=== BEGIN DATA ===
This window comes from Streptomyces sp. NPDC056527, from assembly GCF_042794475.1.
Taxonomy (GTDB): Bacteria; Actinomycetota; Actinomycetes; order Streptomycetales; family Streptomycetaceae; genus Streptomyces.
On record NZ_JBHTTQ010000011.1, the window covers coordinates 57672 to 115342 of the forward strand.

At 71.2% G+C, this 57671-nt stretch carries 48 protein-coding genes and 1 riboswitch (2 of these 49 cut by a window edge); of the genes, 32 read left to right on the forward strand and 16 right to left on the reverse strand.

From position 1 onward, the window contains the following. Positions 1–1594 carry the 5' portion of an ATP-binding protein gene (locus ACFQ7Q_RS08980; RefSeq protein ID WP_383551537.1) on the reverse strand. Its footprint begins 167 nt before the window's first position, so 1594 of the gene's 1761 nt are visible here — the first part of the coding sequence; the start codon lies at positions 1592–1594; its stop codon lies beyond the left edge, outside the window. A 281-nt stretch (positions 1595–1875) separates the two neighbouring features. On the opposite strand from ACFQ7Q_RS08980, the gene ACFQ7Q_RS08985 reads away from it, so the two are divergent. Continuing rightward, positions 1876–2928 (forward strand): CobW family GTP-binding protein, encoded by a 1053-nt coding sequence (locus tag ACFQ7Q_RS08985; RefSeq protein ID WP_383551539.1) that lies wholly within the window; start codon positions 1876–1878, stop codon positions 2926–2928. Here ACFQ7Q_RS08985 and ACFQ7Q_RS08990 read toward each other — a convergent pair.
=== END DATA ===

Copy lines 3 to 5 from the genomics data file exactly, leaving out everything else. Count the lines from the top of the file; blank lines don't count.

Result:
On record NZ_JBHTTQ010000011.1, the window covers coordinates 57672 to 115342 of the forward strand.

At 71.2% G+C, this 57671-nt stretch carries 48 protein-coding genes and 1 riboswitch (2 of these 49 cut by a window edge); of the genes, 32 read left to right on the forward strand and 16 right to left on the reverse strand.

From position 1 onward, the window contains the following. Positions 1–1594 carry the 5' portion of an ATP-binding protein gene (locus ACFQ7Q_RS08980; RefSeq protein ID WP_383551537.1) on the reverse strand. Its footprint begins 167 nt before the window's first position, so 1594 of the gene's 1761 nt are visible here — the first part of the coding sequence; the start codon lies at positions 1592–1594; its stop codon lies beyond the left edge, outside the window. A 281-nt stretch (positions 1595–1875) separates the two neighbouring features. On the opposite strand from ACFQ7Q_RS08980, the gene ACFQ7Q_RS08985 reads away from it, so the two are divergent. Continuing rightward, positions 1876–2928 (forward strand): CobW family GTP-binding protein, encoded by a 1053-nt coding sequence (locus tag ACFQ7Q_RS08985; RefSeq protein ID WP_383551539.1) that lies wholly within the window; start codon positions 1876–1878, stop codon positions 2926–2928. Here ACFQ7Q_RS08985 and ACFQ7Q_RS08990 read toward each other — a convergent pair.